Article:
On Election Day, the television networks' exit poll will survey roughly 80,000 voters and ask them to explain why they cast their presidential ballots for John McCain, Barack Obama, or someone else. Starting late on that November 4 afternoon and going deep into the night, media commentators will dissect and debate those results to divine the meaning of the outcome of the 2008 presidential race.
As a down payment on that discussion, National Journal asked 11 reporters, editors, and analysts who have been following this race from its inception to offer their assessments of what the contest will ultimately hinge on.
The vote for president is often said to be the most personal one Americans cast. People must decide what they care about more: a candidate's readiness -- in terms of background, intelligence, and temperament -- to answer the proverbial 3 a.m. phone call; or his personal attributes, whether he seems honest, likable, and down-to-earth. Presidential voters also tend to be performance based -- that is, the electorate renders a verdict on the previous four years and whether it is time for a major change or just a minor adjustment.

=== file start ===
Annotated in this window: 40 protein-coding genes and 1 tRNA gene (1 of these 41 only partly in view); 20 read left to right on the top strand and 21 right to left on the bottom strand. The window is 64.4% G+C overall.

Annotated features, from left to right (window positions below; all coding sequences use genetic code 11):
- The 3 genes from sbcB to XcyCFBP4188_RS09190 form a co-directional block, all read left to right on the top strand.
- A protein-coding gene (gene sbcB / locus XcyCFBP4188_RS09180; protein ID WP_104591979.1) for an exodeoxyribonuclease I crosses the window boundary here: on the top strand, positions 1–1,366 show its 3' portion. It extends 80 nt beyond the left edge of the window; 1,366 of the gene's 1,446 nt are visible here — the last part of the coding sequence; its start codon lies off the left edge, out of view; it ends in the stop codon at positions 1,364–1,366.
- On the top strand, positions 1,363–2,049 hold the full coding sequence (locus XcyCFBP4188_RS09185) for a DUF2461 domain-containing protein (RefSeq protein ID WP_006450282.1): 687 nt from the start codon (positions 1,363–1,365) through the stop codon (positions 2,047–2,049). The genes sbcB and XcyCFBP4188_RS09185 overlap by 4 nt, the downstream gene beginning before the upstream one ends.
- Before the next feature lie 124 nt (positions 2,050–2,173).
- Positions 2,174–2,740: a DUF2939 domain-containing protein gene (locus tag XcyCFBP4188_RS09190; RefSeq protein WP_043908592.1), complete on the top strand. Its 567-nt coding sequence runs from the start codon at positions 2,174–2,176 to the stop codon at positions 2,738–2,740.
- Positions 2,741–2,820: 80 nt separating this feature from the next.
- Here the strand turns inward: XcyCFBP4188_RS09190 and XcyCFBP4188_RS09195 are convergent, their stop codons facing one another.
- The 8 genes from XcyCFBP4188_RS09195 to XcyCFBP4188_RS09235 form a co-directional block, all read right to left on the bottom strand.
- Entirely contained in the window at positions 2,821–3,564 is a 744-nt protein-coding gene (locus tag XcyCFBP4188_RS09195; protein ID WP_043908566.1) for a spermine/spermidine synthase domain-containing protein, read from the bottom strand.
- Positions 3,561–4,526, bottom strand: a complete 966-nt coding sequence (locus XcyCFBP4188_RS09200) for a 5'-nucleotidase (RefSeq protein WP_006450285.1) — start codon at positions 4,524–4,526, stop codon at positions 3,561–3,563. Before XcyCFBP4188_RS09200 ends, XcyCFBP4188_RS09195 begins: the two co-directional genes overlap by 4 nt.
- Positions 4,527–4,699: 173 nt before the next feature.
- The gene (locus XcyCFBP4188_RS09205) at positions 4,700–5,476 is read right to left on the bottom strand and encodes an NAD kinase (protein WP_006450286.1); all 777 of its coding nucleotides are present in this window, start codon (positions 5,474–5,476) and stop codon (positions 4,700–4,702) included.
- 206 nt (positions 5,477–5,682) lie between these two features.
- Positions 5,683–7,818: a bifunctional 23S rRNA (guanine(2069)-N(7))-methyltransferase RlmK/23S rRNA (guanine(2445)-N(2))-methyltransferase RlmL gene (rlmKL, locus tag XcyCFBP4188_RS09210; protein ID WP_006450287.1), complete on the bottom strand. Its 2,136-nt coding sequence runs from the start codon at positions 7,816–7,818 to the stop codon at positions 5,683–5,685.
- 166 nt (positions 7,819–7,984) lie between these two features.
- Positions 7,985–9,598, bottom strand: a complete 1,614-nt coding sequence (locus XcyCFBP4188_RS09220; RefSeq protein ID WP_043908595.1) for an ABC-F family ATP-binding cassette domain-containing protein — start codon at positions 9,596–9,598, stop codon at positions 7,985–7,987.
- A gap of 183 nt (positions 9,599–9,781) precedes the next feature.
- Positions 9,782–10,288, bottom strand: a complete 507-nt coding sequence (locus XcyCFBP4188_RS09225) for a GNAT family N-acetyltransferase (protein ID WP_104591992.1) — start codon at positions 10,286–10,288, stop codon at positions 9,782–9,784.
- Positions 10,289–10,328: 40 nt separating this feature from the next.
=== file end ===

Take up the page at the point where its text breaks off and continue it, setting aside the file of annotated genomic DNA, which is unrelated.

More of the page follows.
So, it shouldn't come as a surprise to readers that ideology and issues are not the focus of the following essays. That's not to say that such things as the economy won't be important factors in the calculus of the electorate, but voters understand that events often end up driving policy in ways that the candidates never envisioned during their long march to the White House.
This article appears in the Oct. 4, 2008, edition of National Journal.